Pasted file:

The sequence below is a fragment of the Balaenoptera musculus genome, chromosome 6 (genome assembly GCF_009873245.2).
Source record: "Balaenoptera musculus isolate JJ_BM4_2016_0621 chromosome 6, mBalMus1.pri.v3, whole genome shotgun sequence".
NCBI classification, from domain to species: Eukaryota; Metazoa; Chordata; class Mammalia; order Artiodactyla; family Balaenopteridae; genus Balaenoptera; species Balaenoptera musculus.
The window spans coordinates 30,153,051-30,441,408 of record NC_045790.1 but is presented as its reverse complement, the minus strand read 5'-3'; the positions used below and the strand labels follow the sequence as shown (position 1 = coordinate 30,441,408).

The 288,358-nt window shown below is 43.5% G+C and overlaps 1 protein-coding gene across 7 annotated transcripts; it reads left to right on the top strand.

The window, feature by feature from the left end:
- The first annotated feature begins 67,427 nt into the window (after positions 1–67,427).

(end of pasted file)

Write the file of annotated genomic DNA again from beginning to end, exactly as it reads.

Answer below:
The sequence below is a fragment of the Balaenoptera musculus genome, chromosome 6 (genome assembly GCF_009873245.2).
Source record: "Balaenoptera musculus isolate JJ_BM4_2016_0621 chromosome 6, mBalMus1.pri.v3, whole genome shotgun sequence".
NCBI classification, from domain to species: Eukaryota; Metazoa; Chordata; class Mammalia; order Artiodactyla; family Balaenopteridae; genus Balaenoptera; species Balaenoptera musculus.
The window spans coordinates 30,153,051-30,441,408 of record NC_045790.1 but is presented as its reverse complement, the minus strand read 5'-3'; the positions used below and the strand labels follow the sequence as shown (position 1 = coordinate 30,441,408).

The 288,358-nt window shown below is 43.5% G+C and overlaps 1 protein-coding gene across 7 annotated transcripts; it reads left to right on the top strand.

The window, feature by feature from the left end:
- The first annotated feature begins 67,427 nt into the window (after positions 1–67,427).